Selkirk College Rural Pre-Medicine Program Students Benefit from $32,000 in Scholarships
Support for learners in the Selkirk College Rural Pre-Medicine Program from the medical community continues to build through student awards which helps take the financial pressure off those just starting their educational journey.
A dozen Selkirk College students focused on the future of health care in rural British Columbia have received financial support from the medical community they hope to one day join.
Selkirk College’s Rural Pre-Medicine (RPM) Program recently welcomed its fourth cohort of students who are starting their post-secondary journey in the intensive three-year program that aims to prepare learners for medical school and other health care pathways.
Since it began in 2014, the RPM Program has received significant support from physicians who share the common goal of recruiting and retaining doctors in rural British Columbia. As part of its support, the Joint Standing Committee on Rural Issues and the Kootenay Boundary Division of Family Practice have provided a total of $32,000 in scholarships to 12 students.
“It’s allowed me to focus on my education more because I don’t have to worry as much about financial pressures,” says Hannah Montgomery, one of five students to receive a $5,000 Joint Standing Committee on Rural Issues scholarship. “It means a lot that there are people willing to provide the money for these scholarships because they believe in us and what we are going to do in our futures.”
The Joint Standing Committee on Rural Issues is a partnership between Doctors of BC and the provincial government. The goals of the committee are to enhance the availability and stability of services provided by physicians in rural and remote areas of British Columbia by addressing some of the uniquely demanding and difficult circumstances that exist.
Based on their academic performance in the first and second year of studies, and their potential for success, the Joint Standing Committee on Rural Issues scholarship also provided $5,000 awards to Molly Benbow, Zakeea Al-Hanafy, Lucille Webber and Svetlana Hadikin.
“One of the major barriers that prevents rural students from pursuing medicine as a career is funding,” says Elizabeth Lund, the RPM Program Coordinator. “Typically, rural students are from families with lower average incomes than urban students, they usually have to move away from home to attend university and they incur much higher costs than urban students in order to access the crucial non-academic activities which are necessary for success in applying to medical school.”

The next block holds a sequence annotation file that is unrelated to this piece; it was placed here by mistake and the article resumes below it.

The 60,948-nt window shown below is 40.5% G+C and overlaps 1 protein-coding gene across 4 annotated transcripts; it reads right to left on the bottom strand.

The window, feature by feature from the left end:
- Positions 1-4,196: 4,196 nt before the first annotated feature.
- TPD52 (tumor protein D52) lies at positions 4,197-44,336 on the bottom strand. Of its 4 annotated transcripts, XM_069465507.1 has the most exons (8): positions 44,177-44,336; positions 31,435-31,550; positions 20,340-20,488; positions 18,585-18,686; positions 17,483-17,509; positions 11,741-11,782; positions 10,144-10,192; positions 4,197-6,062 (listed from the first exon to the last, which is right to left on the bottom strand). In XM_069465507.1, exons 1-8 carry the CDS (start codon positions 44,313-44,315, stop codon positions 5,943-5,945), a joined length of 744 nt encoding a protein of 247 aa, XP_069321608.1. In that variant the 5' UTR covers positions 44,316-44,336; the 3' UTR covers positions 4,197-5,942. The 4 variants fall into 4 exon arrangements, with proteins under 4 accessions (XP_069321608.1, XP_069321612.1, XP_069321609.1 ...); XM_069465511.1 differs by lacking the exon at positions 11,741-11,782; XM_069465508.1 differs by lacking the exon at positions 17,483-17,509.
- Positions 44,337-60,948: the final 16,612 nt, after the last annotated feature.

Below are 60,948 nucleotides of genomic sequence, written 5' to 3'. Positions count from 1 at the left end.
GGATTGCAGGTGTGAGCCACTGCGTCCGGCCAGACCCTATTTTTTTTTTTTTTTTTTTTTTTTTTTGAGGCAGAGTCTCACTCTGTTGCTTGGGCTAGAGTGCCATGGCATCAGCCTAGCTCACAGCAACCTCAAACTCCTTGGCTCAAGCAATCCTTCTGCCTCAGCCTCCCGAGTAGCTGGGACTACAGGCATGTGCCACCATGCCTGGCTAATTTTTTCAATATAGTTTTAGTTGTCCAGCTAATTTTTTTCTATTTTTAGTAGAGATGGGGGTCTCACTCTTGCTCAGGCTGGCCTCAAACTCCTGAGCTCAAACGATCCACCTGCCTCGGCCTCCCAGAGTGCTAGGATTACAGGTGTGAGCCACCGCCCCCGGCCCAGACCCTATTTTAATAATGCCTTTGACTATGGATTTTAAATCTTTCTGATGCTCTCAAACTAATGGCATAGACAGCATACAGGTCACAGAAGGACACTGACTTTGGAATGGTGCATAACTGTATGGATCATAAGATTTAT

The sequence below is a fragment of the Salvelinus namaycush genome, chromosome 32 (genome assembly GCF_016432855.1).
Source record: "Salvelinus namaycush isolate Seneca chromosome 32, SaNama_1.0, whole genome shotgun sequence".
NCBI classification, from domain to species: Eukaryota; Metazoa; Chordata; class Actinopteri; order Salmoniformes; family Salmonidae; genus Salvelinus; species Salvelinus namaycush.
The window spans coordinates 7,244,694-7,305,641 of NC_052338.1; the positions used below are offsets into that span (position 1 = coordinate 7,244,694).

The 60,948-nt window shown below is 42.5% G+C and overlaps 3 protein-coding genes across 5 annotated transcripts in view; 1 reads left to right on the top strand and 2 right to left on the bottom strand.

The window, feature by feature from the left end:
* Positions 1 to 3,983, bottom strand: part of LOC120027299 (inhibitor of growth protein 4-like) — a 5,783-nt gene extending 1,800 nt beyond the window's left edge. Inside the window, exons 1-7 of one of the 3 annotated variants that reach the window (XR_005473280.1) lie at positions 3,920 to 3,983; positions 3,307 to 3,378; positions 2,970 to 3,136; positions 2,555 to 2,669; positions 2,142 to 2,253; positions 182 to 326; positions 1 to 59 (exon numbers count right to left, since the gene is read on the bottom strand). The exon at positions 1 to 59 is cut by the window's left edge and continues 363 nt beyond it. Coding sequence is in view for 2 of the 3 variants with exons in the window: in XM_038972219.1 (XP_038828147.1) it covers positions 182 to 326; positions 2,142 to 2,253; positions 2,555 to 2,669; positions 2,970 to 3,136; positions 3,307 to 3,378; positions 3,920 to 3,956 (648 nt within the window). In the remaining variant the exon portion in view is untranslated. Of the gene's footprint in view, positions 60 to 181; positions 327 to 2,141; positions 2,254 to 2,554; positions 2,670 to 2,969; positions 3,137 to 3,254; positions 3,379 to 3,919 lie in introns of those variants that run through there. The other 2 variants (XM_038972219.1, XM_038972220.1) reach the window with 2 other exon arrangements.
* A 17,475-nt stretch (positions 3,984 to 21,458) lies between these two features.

The Kootenay Boundary Division of Family Practice represents family physicians in the region with the goal of improving patient access to local primary care, increase local physicians’ influence on health care delivery and policy, and provide professional support. Individual doctors make contributions to the fund and are matched by the organization. Students who receive the $1,000 scholarships must have graduated from a Kootenay Boundary high school.
“It’s extremely important for students because obviously it helps us pursue our post-secondary education,” says 18-year-old Samuel Keefer, a first year RPM student. “But investing in such an important area as rural medicine is also beneficial for the community since the goal here is to help to increase the number of doctors that come back to the rural communities. It’s an investment in the future.”
Supporting students in their academic journey is something Lund says is vital to the success of the program.
“These scholarships were established as seed funding in hopes that we can continue to have others come on board to build and help support our students,” says Lund. “One of the goals of the program is to work towards ensuring each RPM student who is in need is fully funded and able to compete with their urban counterparts in applying to med school.”
The post-secondary journey to becoming a physician is a long road, but with financial support students in the RPM Program are ready for the challenges that await.
“Medicine is the cutting edge of science, it’s really the bridge between science and the people,” says Keefer. “It’s the bridge between patients and all this massive knowledge. So I think eight years is a pretty small price to pay to be the person to bring this to the community. Eight years is a huge number, but when you compare it to what an amazing career this would be… it’s really worth the time you spend in school.”
Original article from Selkirk College
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